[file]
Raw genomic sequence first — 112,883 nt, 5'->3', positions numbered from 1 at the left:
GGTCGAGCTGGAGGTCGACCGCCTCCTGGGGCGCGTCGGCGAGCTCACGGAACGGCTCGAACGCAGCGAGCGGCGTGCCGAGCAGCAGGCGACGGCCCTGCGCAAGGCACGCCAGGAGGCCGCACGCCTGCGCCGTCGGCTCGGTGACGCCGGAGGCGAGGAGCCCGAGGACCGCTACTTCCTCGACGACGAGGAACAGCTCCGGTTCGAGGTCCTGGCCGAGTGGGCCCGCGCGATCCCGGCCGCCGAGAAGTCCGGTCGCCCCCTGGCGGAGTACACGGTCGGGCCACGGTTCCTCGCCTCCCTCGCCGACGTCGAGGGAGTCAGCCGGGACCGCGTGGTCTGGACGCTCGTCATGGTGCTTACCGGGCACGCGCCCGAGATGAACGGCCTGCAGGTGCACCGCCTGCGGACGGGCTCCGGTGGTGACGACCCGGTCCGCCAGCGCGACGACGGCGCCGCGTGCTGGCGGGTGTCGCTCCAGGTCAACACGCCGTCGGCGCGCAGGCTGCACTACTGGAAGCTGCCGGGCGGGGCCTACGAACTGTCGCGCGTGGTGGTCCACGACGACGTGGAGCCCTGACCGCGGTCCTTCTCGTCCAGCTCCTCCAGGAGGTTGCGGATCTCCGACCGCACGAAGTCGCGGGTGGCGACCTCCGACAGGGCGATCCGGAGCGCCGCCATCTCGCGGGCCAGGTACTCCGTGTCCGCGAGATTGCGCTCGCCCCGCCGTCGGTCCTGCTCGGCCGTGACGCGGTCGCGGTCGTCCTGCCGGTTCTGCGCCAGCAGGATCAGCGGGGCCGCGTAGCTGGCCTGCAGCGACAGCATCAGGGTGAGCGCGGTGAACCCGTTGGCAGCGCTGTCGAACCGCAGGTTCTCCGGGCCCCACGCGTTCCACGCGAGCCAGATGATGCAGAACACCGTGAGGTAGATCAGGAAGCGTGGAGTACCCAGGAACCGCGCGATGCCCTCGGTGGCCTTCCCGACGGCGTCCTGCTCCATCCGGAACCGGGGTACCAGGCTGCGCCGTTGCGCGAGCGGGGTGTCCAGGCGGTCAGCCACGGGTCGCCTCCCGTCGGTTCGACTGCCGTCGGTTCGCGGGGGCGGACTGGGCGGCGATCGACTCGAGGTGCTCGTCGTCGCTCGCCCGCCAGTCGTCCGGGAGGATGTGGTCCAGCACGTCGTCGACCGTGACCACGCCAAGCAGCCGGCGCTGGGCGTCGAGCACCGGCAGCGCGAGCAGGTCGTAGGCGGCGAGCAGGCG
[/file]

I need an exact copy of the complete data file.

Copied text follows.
Raw genomic sequence first — 112,883 nt, 5'->3', positions numbered from 1 at the left:
GGTCGAGCTGGAGGTCGACCGCCTCCTGGGGCGCGTCGGCGAGCTCACGGAACGGCTCGAACGCAGCGAGCGGCGTGCCGAGCAGCAGGCGACGGCCCTGCGCAAGGCACGCCAGGAGGCCGCACGCCTGCGCCGTCGGCTCGGTGACGCCGGAGGCGAGGAGCCCGAGGACCGCTACTTCCTCGACGACGAGGAACAGCTCCGGTTCGAGGTCCTGGCCGAGTGGGCCCGCGCGATCCCGGCCGCCGAGAAGTCCGGTCGCCCCCTGGCGGAGTACACGGTCGGGCCACGGTTCCTCGCCTCCCTCGCCGACGTCGAGGGAGTCAGCCGGGACCGCGTGGTCTGGACGCTCGTCATGGTGCTTACCGGGCACGCGCCCGAGATGAACGGCCTGCAGGTGCACCGCCTGCGGACGGGCTCCGGTGGTGACGACCCGGTCCGCCAGCGCGACGACGGCGCCGCGTGCTGGCGGGTGTCGCTCCAGGTCAACACGCCGTCGGCGCGCAGGCTGCACTACTGGAAGCTGCCGGGCGGGGCCTACGAACTGTCGCGCGTGGTGGTCCACGACGACGTGGAGCCCTGACCGCGGTCCTTCTCGTCCAGCTCCTCCAGGAGGTTGCGGATCTCCGACCGCACGAAGTCGCGGGTGGCGACCTCCGACAGGGCGATCCGGAGCGCCGCCATCTCGCGGGCCAGGTACTCCGTGTCCGCGAGATTGCGCTCGCCCCGCCGTCGGTCCTGCTCGGCCGTGACGCGGTCGCGGTCGTCCTGCCGGTTCTGCGCCAGCAGGATCAGCGGGGCCGCGTAGCTGGCCTGCAGCGACAGCATCAGGGTGAGCGCGGTGAACCCGTTGGCAGCGCTGTCGAACCGCAGGTTCTCCGGGCCCCACGCGTTCCACGCGAGCCAGATGATGCAGAACACCGTGAGGTAGATCAGGAAGCGTGGAGTACCCAGGAACCGCGCGATGCCCTCGGTGGCCTTCCCGACGGCGTCCTGCTCCATCCGGAACCGGGGTACCAGGCTGCGCCGTTGCGCGAGCGGGGTGTCCAGGCGGTCAGCCACGGGTCGCCTCCCGTCGGTTCGACTGCCGTCGGTTCGCGGGGGCGGACTGGGCGGCGATCGACTCGAGGTGCTCGTCGTCGCTCGCCCGCCAGTCGTCCGGGAGGATGTGGTCCAGCACGTCGTCGACCGTGACCACGCCAAGCAGCCGGCGCTGGGCGTCGAGCACCGGCAGCGCGAGCAGGTCGTAGGCGGCGAGCAGGCG